Who are entrepreneurs?
• create and grow enterprises.
• organize and manage a business undertaking, assuming the risk for the sake of the profit.
• develop innovations, create jobs, and contribute to a more vibrant national and global economy.
Why are entrepreneurs important?
Economist David Birch estimates that on average, 7 percent to 8 percent of jobs are lost in a local economy each year due to the natural cycling of firms. Typically, the new jobs that replace those lost are coming from expansion of existing small businesses (55 percent), from new business start-ups (44 percent), and from business relocations (1 percent). Research also strongly correlates the level of entrepreneurship to overall economic growth.
The Small Business Administration’s data indicate that small businesses:
Represent 99.7% of all employer firms.
Employ 50% of all private-sector employees.
Pay more than 45% of the total U.S. private payroll.
Have generated 60-80% of net new jobs annually over the last decade.
Create more than 50% of non-farm private gross domestic product (GDP).
Supplied more than 23% of the total value of federal prime contracts in FY 2005.
Produce 13-14 times more patents per employee than large patenting firms. These patents are twice as likely as large firm patents to be among the 1 percent most cited.
Are employers of 41% of high-tech workers (such as scientists, engineers, and computer workers).
Are 53% home-based and 3% franchises.
Made up 97% of all identified exporters and produced 28.6% of the known export value in FY 2004.
Do you have what it takes to be a successful entrepreneur?
Successful entrepreneurs come from every type of background. While the failure risk is real, two-thirds of new small employers survive at least two years, according to the Small Business Administration. Many “self-tests” are available to guide potential entrepreneurs through an assessment of their experiences and skills as compared to those of the “typical” successful entrepreneur. These self-tests are only tools to provoke thought, not valid predictive instruments. If there are skills or traits in which you assess yourself to be weak, then these are also great opportunities for personal development, not absolute barriers.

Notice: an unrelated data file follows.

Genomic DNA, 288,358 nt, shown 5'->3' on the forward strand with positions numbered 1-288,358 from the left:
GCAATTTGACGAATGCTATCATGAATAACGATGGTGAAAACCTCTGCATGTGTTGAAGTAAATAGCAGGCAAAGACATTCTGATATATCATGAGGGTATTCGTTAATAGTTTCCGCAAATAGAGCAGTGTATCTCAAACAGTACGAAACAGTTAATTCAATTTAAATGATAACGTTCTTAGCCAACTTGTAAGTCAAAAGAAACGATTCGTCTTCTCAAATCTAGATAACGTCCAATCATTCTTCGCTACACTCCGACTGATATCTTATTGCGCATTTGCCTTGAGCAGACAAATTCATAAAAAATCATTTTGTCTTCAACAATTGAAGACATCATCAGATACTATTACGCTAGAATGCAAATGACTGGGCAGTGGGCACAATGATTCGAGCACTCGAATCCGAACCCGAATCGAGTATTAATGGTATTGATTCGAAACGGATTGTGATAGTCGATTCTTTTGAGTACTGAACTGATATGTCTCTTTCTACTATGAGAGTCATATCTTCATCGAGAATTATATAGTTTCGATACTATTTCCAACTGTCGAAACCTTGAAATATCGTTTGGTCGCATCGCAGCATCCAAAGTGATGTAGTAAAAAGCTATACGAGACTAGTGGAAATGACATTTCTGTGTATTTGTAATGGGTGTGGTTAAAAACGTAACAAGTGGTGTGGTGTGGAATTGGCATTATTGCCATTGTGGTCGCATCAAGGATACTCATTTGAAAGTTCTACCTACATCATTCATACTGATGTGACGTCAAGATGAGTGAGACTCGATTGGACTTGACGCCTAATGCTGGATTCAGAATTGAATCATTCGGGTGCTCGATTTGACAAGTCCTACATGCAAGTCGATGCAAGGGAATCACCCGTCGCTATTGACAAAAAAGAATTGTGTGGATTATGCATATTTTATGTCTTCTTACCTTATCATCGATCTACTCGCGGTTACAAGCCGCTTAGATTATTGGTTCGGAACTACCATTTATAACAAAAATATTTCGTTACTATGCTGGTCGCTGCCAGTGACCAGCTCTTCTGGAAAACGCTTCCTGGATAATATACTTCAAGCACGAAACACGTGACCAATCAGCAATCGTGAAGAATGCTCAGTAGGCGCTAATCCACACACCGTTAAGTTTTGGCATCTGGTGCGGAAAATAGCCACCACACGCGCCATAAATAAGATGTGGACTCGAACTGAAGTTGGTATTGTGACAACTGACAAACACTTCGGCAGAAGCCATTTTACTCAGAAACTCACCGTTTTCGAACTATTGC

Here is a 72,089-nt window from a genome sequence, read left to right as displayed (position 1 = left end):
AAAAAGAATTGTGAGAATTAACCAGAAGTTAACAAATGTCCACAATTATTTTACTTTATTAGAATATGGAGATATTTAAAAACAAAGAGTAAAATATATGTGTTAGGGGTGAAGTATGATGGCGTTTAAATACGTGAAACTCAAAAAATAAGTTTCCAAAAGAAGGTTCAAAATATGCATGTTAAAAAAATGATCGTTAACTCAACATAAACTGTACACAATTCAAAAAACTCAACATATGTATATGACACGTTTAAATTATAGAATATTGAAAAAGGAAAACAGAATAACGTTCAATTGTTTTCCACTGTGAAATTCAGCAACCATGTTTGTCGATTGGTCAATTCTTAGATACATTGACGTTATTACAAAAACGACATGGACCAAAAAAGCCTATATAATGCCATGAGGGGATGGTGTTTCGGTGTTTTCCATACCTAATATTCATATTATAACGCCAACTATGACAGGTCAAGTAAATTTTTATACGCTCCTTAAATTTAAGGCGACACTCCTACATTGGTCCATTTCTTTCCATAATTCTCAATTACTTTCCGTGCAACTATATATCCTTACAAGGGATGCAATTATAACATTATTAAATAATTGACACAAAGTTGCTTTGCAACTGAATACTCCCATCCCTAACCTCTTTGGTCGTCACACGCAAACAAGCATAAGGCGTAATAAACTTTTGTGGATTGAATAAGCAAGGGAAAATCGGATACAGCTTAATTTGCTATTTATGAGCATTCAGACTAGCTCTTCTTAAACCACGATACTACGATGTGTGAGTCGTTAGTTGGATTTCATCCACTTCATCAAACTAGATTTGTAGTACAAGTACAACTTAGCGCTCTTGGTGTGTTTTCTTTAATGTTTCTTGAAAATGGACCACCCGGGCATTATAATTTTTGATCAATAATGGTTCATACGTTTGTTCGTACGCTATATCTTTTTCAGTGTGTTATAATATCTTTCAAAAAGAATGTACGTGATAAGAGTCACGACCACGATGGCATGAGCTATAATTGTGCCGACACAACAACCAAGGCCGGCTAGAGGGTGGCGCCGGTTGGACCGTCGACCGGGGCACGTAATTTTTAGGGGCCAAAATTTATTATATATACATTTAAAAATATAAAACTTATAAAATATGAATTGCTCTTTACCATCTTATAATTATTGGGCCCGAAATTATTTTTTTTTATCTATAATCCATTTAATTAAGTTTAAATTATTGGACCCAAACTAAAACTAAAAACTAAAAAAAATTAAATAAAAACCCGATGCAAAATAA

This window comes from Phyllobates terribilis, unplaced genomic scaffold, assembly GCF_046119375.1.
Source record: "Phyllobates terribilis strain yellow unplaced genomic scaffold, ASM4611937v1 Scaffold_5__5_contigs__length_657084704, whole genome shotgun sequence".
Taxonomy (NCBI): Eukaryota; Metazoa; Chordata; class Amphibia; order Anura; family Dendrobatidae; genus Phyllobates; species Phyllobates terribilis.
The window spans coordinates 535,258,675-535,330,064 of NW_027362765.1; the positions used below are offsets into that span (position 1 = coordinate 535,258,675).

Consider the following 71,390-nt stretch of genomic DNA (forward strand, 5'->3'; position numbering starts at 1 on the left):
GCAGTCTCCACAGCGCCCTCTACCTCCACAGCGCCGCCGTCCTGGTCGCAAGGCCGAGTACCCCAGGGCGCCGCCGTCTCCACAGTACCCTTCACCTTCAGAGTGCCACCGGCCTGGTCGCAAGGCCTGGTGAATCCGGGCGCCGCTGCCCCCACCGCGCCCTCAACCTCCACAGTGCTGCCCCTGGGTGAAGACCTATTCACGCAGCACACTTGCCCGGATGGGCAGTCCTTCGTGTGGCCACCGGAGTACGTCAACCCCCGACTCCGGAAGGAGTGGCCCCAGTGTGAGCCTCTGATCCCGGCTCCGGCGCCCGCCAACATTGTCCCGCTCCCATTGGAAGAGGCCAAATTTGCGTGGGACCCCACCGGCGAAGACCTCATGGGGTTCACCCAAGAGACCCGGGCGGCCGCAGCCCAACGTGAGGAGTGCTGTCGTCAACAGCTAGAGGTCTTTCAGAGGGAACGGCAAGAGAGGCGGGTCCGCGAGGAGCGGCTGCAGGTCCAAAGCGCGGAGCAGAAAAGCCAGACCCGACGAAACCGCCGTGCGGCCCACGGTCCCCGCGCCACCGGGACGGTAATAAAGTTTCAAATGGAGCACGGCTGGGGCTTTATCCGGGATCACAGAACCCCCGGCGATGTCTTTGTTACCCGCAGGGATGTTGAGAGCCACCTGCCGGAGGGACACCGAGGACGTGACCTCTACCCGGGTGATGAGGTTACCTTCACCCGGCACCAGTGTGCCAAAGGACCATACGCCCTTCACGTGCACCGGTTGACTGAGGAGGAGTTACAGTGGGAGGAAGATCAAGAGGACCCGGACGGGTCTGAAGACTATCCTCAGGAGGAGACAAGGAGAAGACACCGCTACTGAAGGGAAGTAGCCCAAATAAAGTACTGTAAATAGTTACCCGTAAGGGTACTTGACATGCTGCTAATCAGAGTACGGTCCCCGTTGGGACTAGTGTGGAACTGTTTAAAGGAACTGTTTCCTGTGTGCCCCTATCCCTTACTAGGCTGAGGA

Here’s a fun and easy self-test adapted from one developed by USA Today
’s Jim Hopkins:
1. Did you franchise your lemonade stand when you were 8 years old (in other words, have you tried other ventures, perhaps even at an early age)?
2. Do you have “entrepreneurial genes” (did you grow up around a business such as a farm or store that was operated by parents, family, or close mentors)?
3. Are your spouse, children, and family network loyal and supportive?
4. Is wealth a better reason to start a business than riches (is it about something more than just money)?
5. Do you LOVE your business idea and the day-to-day work you’d be doing?
6. Ever doubled down in Vegas (are you a risk taker)?
7. Do you know when to replace passion with pragmatism?
8. Are you honest, trustworthy, and committed to avoiding evil?
9. Do you know a spreadsheet from a bed sheet (do you have an understanding of finances and technology)?
10. Do you have the tenacity of a pit bull (once you start something, do you tend to keep at it until you reach your goal)?
Count your number of “yes” answers.
1 – 3: You may not want to jump into anything without a careful consideration of whether this is for you.
4 – 7: You may want to proceed further with the planning process.
8 – 10: Watch out, Donald Trump!
Sources: Kellogg Foundation; Webster's New World Dictionary; Kauffman Foundation; U.S. Bureau of the Census; Advocacy-funded research by Joel Popkin and Company (Research Summary #211); Federal Procurement Data System; Advocacy-funded research by CHI Research, Inc. (Research Summary #225); Bureau of Labor Statistics, Current Population Survey; U.S. Department of Commerce, International Trade Administration; USA Today, April 7, 2004, print edition